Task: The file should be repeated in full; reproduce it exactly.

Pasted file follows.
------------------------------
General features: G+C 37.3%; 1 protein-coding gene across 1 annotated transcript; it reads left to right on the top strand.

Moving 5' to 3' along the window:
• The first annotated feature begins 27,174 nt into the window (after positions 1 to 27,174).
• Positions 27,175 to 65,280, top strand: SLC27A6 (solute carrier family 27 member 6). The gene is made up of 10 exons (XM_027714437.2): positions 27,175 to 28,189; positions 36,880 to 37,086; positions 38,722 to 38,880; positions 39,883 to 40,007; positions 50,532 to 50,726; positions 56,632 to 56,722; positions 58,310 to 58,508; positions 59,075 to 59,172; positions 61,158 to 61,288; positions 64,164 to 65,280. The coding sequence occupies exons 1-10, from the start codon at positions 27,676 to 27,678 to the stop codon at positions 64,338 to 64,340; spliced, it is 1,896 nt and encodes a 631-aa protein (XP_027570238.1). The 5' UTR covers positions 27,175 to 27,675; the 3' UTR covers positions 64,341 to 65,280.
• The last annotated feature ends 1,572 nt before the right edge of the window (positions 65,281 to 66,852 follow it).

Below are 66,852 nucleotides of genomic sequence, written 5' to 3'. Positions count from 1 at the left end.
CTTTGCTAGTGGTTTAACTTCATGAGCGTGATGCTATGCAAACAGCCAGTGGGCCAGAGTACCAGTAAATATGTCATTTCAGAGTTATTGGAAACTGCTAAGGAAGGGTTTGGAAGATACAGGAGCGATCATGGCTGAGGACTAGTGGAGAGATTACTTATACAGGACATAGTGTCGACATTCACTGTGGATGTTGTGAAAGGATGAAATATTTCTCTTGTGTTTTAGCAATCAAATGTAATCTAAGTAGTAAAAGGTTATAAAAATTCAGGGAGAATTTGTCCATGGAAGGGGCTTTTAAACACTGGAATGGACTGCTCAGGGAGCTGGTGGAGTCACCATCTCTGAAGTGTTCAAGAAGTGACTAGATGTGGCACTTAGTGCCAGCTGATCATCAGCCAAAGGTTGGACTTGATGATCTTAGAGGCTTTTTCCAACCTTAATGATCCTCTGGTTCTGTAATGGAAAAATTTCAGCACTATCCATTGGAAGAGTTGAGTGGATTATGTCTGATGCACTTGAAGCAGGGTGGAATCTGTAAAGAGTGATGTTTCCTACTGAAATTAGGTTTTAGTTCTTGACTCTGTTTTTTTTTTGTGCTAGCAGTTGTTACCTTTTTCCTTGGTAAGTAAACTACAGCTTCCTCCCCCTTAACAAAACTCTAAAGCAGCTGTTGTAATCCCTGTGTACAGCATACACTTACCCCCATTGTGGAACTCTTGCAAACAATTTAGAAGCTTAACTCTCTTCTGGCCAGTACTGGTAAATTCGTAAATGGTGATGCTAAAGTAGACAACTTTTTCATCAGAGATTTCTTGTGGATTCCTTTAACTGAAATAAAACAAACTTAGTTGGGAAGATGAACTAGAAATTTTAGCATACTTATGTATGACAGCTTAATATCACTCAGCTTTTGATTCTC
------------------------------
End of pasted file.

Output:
General features: G+C 37.3%; 1 protein-coding gene across 1 annotated transcript; it reads left to right on the top strand.

Moving 5' to 3' along the window:
• The first annotated feature begins 27,174 nt into the window (after positions 1 to 27,174).
• Positions 27,175 to 65,280, top strand: SLC27A6 (solute carrier family 27 member 6). The gene is made up of 10 exons (XM_027714437.2): positions 27,175 to 28,189; positions 36,880 to 37,086; positions 38,722 to 38,880; positions 39,883 to 40,007; positions 50,532 to 50,726; positions 56,632 to 56,722; positions 58,310 to 58,508; positions 59,075 to 59,172; positions 61,158 to 61,288; positions 64,164 to 65,280. The coding sequence occupies exons 1-10, from the start codon at positions 27,676 to 27,678 to the stop codon at positions 64,338 to 64,340; spliced, it is 1,896 nt and encodes a 631-aa protein (XP_027570238.1). The 5' UTR covers positions 27,175 to 27,675; the 3' UTR covers positions 64,341 to 65,280.
• The last annotated feature ends 1,572 nt before the right edge of the window (positions 65,281 to 66,852 follow it).

Below are 66,852 nucleotides of genomic sequence, written 5' to 3'. Positions count from 1 at the left end.
CTTTGCTAGTGGTTTAACTTCATGAGCGTGATGCTATGCAAACAGCCAGTGGGCCAGAGTACCAGTAAATATGTCATTTCAGAGTTATTGGAAACTGCTAAGGAAGGGTTTGGAAGATACAGGAGCGATCATGGCTGAGGACTAGTGGAGAGATTACTTATACAGGACATAGTGTCGACATTCACTGTGGATGTTGTGAAAGGATGAAATATTTCTCTTGTGTTTTAGCAATCAAATGTAATCTAAGTAGTAAAAGGTTATAAAAATTCAGGGAGAATTTGTCCATGGAAGGGGCTTTTAAACACTGGAATGGACTGCTCAGGGAGCTGGTGGAGTCACCATCTCTGAAGTGTTCAAGAAGTGACTAGATGTGGCACTTAGTGCCAGCTGATCATCAGCCAAAGGTTGGACTTGATGATCTTAGAGGCTTTTTCCAACCTTAATGATCCTCTGGTTCTGTAATGGAAAAATTTCAGCACTATCCATTGGAAGAGTTGAGTGGATTATGTCTGATGCACTTGAAGCAGGGTGGAATCTGTAAAGAGTGATGTTTCCTACTGAAATTAGGTTTTAGTTCTTGACTCTGTTTTTTTTTTGTGCTAGCAGTTGTTACCTTTTTCCTTGGTAAGTAAACTACAGCTTCCTCCCCCTTAACAAAACTCTAAAGCAGCTGTTGTAATCCCTGTGTACAGCATACACTTACCCCCATTGTGGAACTCTTGCAAACAATTTAGAAGCTTAACTCTCTTCTGGCCAGTACTGGTAAATTCGTAAATGGTGATGCTAAAGTAGACAACTTTTTCATCAGAGATTTCTTGTGGATTCCTTTAACTGAAATAAAACAAACTTAGTTGGGAAGATGAACTAGAAATTTTAGCATACTTATGTATGACAGCTTAATATCACTCAGCTTTTGATTCTC